EPJ Web Conf.
Volume 146, 2017ND 2016: International Conference on Nuclear Data for Science and Technology
|Number of page(s)||6|
|Section||Nuclear Reaction Measurements|
|Published online||13 September 2017|
High-resolution measurements of the exited states (n,pn), (n,dn) C-12 cross sections
1 ENEA UT-FUS, C.R. Frascati, via E. Fermi 45, 00044 Frascati (Rome) Italy
2 European Commission, Joint Research Centre, Institute for Reference Materials and Measurements, 2440 Geel, Belgium
3 CCFE, Culham Science Centre, Abingdon OX14 3DB, UK
a e-mail: email@example.com
Published online: 13 September 2017
Measurements of C12 cross sections for the excited states (n,p0) up to (n,p4) and (n,d0), (n,d1) have been carried out. The Van de Graaff neutron generator of the EC-JRC-IRMM laboratory has been used for these measurements. A very thin tritiated target (263 μg/cm2) was employed with deuteron beams energies impinging on the target in the range 2.5–4.0 MeV. Neutrons in the range 18.9–20.7 MeV were produced with an intrinsic energy spread of 0.2–0.25% FWHM. With such narrow neutron energy spread, using a high energy resolution device such as a single crystal diamond detector, several peaks from the outgoing charged particles produced by the (n,pn), (n,dn) and also (n,α0) reactions appear in the pulse height spectrum. The peaks can be identified using the reaction Q-values. The diamond detector used for these measurements has shown an intrinsic energy resolution lower than 0.9% FWHM. The analysis of the peaks has permitted to derive the partial carbon reaction cross sections for several excited states. The results are presented in this paper with the associated uncertainties and they are compared with different versions of TENDL compilation when these data are available (e.g. versions 2009, 2010, 2011 and 2015) and also with experimental results available in the EXFOR database.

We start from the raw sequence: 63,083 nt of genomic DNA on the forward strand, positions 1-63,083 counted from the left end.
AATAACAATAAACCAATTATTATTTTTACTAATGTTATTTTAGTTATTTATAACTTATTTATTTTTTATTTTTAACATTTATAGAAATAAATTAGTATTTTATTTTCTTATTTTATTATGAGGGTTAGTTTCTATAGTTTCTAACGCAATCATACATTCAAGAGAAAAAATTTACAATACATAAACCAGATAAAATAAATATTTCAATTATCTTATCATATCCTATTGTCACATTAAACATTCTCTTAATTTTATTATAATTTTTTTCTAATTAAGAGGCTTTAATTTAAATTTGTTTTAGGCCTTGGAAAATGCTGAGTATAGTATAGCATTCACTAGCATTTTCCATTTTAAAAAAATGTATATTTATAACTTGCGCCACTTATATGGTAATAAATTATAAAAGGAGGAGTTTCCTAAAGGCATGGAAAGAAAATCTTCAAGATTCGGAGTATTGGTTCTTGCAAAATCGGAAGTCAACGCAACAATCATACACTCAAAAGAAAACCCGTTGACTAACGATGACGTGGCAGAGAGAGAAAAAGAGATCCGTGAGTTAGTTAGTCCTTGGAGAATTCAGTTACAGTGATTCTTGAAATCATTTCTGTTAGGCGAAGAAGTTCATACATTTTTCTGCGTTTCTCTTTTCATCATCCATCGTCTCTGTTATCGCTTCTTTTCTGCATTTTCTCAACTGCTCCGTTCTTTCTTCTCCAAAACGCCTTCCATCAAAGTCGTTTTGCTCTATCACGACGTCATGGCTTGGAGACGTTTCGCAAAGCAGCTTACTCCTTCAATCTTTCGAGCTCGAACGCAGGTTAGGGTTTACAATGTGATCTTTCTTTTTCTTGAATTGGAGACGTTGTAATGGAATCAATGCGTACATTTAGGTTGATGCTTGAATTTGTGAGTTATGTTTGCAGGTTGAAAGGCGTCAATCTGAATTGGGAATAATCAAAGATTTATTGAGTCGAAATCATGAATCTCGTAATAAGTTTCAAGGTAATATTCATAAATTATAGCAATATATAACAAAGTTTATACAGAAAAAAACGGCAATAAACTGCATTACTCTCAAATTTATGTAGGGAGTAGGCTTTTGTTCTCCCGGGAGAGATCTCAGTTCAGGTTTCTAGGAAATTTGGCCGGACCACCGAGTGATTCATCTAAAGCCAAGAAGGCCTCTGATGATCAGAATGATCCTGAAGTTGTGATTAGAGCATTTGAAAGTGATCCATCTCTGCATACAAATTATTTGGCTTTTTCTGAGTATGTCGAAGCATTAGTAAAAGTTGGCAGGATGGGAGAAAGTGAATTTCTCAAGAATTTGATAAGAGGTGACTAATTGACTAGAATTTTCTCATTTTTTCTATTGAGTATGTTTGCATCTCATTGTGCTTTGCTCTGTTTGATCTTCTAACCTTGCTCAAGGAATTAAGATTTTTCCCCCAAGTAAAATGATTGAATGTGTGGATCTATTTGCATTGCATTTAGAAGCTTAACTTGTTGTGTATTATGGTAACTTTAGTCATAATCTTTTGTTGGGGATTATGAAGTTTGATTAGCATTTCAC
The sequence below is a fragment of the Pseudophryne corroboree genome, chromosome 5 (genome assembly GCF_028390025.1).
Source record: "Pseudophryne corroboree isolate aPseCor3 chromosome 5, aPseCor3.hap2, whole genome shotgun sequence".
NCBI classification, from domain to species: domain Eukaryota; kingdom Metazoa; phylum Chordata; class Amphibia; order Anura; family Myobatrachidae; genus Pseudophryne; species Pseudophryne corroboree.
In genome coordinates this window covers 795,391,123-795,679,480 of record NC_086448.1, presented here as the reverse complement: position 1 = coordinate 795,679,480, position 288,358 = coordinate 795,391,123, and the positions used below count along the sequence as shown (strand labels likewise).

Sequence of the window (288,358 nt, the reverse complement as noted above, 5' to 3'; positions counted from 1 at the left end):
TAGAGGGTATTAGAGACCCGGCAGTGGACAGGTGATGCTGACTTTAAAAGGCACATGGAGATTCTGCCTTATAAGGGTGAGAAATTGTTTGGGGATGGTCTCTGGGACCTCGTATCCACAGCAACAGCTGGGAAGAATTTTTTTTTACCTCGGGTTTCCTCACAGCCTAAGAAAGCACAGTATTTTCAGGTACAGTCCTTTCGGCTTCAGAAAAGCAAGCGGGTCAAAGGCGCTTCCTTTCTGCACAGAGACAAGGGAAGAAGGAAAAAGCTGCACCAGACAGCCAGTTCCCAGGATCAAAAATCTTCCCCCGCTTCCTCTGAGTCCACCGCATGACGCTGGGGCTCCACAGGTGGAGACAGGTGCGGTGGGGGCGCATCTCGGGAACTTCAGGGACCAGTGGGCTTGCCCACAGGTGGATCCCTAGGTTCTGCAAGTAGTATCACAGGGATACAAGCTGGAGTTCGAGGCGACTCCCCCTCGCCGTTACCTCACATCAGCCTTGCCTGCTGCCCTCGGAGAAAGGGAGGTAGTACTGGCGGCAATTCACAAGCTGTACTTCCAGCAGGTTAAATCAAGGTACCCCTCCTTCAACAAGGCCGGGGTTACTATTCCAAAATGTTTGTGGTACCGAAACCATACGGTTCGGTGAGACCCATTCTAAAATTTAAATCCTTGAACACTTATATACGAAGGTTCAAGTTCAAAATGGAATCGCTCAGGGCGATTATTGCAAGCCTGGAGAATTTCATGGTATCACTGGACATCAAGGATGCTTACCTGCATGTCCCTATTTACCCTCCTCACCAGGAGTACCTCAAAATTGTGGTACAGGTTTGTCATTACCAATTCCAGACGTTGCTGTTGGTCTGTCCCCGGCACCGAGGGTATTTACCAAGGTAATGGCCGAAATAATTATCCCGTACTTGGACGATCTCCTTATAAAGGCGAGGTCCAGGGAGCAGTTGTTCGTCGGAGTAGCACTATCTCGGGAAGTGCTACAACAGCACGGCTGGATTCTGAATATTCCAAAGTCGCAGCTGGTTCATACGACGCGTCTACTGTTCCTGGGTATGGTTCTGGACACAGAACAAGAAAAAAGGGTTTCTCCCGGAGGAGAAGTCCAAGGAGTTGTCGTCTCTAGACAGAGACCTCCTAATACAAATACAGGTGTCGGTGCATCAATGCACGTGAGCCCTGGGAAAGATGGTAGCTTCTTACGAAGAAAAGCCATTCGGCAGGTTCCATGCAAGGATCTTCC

© The Authors, published by EDP Sciences, 2017
This is an Open Access article distributed under the terms of the Creative Commons Attribution License 4.0, which permits unrestricted use, distribution, and reproduction in any medium, provided the original work is properly cited.
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